II. HIS CHEERFUL RESIGNATION UNDER THE INFIRMITIES OF ADVANCED AGE. He utters no complaint (such as is too common with others) at the failure of his mental and bodily powers, the loss of earthly pleasures formerly possessed, his incapacity for new enterprises and excitements, which, at an earlier age, might have been suitable and desirable. His language is singularly free from fretfulness, disappointment, and discontent. He perceives and acquiesces with a "glad contentment" in the will of God, who "hath made everything beautiful in its season" (Ecclesiastes 3:11), and, although deprived of some enjoyments, he is not destitute of others of a higher order. "It is this, the tasteless meats, the deafness to the singing men and singing women, the apathy to common pleasures, for which old age is pitied and deplored; but this is God's mercy, it is not his vengeance; he deadens the keenness of our bodily senses only to guide us to immortality; we are disgusted with the pleasures of youth, we deride the objects of manly ambition, we are wearied with one worldly trifle or another, that Our thoughts may centre at last in God" (Sydney Smith. 'On the Pleasures of Old Age'). "Old age may be not only venerable, but beautiful, and the object of reverence untinctured by compassion. The intellect, the emotions, the affections (the best of them) all alive, - it is the passions and appetites only that are dead; and who that is wise and has felt the plague of them, does not, with the aged Cephalus, in Plato's 'Republic,' account a serene freedom from their clamorous importunities a compensation for the loss of their tumultuous pleasures?" ('Sel. from the Correspondence of R.E.H. Greyson, Esq.').
III. HIS COURTEOUS REFUSAL OF THE PROFFER OF EARTHLY FAVOURS. What can even a monarch give him now? The society, the pleasures, the honours, of a court; enlarged influence, increased responsibility, more abundant wealth. Is it worth while for their sake to be transplanted to a new soil from the place where he has been so long growing; and when he must so soon be removed from the world altogether? If he had been a sensual, ambitious, or avaricious man, the craving for such things would have remained, and led him (like others) to grasp at their possession, though no longer able to enjoy them or employ them aright. "What so distressing as to see the withered face of old age dull and dead to every consideration of eternity, and kindling with life only at the mention of earthly vanities?" (Blaikie). He declines them, not because they are sinful and worthless in themselves, but because they are unsuitable to him. His heart is set on ether pleasures; his immediate duties are determined and sufficient for his strength. He will not take new burdens on himself, nor be a burden to others. He will accompany the king "a little way," to show his loyal devotion, and then return (2 Kings 4:13). "With all the dignity of self-respect, with the courtesy of a true gentleman, undervaluing not the king's offers, but his own service to him, with the prudent love of a father for the son whom he recommends to his kindness, having outlived nothing really belonging to the true character of the life of man, he returned with the royal kiss and blessing, master of his own will, to his own place" (W. Romanis).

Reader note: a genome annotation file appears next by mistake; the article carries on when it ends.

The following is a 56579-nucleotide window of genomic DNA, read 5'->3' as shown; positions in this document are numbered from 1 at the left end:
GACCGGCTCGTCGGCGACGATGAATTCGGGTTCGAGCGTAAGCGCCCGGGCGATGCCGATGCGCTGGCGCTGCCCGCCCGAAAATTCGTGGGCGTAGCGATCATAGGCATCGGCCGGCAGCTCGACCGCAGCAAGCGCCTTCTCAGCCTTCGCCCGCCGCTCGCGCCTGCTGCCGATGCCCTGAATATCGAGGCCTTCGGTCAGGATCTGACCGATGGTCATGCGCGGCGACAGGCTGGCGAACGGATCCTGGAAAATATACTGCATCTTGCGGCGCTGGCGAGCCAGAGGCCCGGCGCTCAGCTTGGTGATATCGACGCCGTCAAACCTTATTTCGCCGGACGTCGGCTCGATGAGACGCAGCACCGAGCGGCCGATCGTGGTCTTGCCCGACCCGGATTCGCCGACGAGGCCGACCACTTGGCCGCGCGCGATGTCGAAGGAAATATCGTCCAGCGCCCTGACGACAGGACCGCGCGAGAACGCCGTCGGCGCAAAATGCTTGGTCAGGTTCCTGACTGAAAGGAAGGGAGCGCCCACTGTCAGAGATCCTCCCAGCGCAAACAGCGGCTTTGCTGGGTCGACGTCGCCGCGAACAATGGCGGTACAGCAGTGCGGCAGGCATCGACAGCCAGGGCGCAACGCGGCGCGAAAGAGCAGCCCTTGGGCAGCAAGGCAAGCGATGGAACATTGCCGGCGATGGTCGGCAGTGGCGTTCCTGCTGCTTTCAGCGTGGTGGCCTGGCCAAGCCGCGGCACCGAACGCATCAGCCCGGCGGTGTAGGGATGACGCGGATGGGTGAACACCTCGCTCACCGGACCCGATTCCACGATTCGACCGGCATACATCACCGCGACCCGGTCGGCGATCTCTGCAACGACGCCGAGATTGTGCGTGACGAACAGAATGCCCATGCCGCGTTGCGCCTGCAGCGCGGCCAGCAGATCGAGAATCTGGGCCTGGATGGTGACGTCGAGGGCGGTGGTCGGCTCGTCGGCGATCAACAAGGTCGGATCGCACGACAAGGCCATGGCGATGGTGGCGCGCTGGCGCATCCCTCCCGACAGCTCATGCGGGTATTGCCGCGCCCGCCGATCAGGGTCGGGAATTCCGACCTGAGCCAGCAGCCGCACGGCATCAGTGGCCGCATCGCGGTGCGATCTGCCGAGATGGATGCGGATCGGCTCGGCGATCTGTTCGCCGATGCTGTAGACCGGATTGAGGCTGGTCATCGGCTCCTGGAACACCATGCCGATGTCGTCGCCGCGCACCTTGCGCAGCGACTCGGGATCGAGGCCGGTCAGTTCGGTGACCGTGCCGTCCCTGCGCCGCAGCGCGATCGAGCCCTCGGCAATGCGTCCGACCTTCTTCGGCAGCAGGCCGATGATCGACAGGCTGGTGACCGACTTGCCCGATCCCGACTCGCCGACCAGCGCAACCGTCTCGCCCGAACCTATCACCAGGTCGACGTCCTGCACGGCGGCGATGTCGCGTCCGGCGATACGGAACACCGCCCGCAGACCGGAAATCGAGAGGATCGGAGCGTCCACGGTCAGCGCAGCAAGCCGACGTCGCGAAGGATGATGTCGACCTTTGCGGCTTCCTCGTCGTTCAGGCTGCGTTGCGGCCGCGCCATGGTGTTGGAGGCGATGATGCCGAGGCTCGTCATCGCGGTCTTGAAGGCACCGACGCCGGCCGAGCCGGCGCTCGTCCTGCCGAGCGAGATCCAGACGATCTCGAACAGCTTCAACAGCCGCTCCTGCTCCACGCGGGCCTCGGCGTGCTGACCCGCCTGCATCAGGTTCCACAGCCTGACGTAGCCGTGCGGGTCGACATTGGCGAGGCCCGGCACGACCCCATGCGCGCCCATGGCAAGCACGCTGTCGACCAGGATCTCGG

IV. HIS CHERISHED REMEMBRANCE OF PARENTS AND THE FAMILIAR SCENES OF HIS EARLY DAYS. "Let thy servant, I pray thee, turn back," etc. (ver. 37). His thoughts turn back to his native place, his childhood, his father and his mother, whom he must have loved and honoured (Exodus 20:12); and the memory of whom, tender, affectionate, and reverent, is a fountain of pure and undying joy in his breast. How much does the happiness of old age depend upon its memories! Whilst in one case old age is tormented by the recollection of "the pleasures of sin," in another it is gladdened by the recollection of the practice of piety; and such recollections mingle with and, in great measure, determine its anticipations.